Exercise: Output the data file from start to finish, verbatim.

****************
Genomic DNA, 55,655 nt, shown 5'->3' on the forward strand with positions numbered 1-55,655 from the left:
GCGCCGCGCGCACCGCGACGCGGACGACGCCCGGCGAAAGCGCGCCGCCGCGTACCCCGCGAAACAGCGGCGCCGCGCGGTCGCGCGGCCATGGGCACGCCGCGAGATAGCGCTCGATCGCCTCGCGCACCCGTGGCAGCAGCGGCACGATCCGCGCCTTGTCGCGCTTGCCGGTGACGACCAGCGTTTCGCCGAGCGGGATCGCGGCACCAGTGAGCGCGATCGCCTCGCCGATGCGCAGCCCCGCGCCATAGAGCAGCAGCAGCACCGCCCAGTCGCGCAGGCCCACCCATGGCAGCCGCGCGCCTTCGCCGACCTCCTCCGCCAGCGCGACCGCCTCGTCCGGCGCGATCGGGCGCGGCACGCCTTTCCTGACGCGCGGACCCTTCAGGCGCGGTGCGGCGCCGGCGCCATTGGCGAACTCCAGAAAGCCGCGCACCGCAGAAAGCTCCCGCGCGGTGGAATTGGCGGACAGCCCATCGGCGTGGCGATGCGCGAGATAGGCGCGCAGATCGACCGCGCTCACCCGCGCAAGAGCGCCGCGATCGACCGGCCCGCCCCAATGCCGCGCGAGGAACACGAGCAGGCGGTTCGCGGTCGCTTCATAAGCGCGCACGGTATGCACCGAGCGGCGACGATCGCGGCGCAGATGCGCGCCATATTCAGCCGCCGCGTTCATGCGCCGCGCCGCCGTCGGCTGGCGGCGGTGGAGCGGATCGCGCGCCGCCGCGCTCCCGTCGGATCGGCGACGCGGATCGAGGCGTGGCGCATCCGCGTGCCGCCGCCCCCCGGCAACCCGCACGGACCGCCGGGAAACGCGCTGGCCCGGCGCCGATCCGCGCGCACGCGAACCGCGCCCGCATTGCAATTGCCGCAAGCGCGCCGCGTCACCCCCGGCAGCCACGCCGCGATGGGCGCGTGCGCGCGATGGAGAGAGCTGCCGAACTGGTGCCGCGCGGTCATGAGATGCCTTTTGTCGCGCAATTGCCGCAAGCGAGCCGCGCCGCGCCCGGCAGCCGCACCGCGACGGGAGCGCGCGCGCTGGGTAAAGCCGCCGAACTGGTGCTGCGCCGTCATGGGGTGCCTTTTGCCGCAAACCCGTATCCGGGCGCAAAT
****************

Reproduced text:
Genomic DNA, 55,655 nt, shown 5'->3' on the forward strand with positions numbered 1-55,655 from the left:
GCGCCGCGCGCACCGCGACGCGGACGACGCCCGGCGAAAGCGCGCCGCCGCGTACCCCGCGAAACAGCGGCGCCGCGCGGTCGCGCGGCCATGGGCACGCCGCGAGATAGCGCTCGATCGCCTCGCGCACCCGTGGCAGCAGCGGCACGATCCGCGCCTTGTCGCGCTTGCCGGTGACGACCAGCGTTTCGCCGAGCGGGATCGCGGCACCAGTGAGCGCGATCGCCTCGCCGATGCGCAGCCCCGCGCCATAGAGCAGCAGCAGCACCGCCCAGTCGCGCAGGCCCACCCATGGCAGCCGCGCGCCTTCGCCGACCTCCTCCGCCAGCGCGACCGCCTCGTCCGGCGCGATCGGGCGCGGCACGCCTTTCCTGACGCGCGGACCCTTCAGGCGCGGTGCGGCGCCGGCGCCATTGGCGAACTCCAGAAAGCCGCGCACCGCAGAAAGCTCCCGCGCGGTGGAATTGGCGGACAGCCCATCGGCGTGGCGATGCGCGAGATAGGCGCGCAGATCGACCGCGCTCACCCGCGCAAGAGCGCCGCGATCGACCGGCCCGCCCCAATGCCGCGCGAGGAACACGAGCAGGCGGTTCGCGGTCGCTTCATAAGCGCGCACGGTATGCACCGAGCGGCGACGATCGCGGCGCAGATGCGCGCCATATTCAGCCGCCGCGTTCATGCGCCGCGCCGCCGTCGGCTGGCGGCGGTGGAGCGGATCGCGCGCCGCCGCGCTCCCGTCGGATCGGCGACGCGGATCGAGGCGTGGCGCATCCGCGTGCCGCCGCCCCCCGGCAACCCGCACGGACCGCCGGGAAACGCGCTGGCCCGGCGCCGATCCGCGCGCACGCGAACCGCGCCCGCATTGCAATTGCCGCAAGCGCGCCGCGTCACCCCCGGCAGCCACGCCGCGATGGGCGCGTGCGCGCGATGGAGAGAGCTGCCGAACTGGTGCCGCGCGGTCATGAGATGCCTTTTGTCGCGCAATTGCCGCAAGCGAGCCGCGCCGCGCCCGGCAGCCGCACCGCGACGGGAGCGCGCGCGCTGGGTAAAGCCGCCGAACTGGTGCTGCGCCGTCATGGGGTGCCTTTTGCCGCAAACCCGTATCCGGGCGCAAAT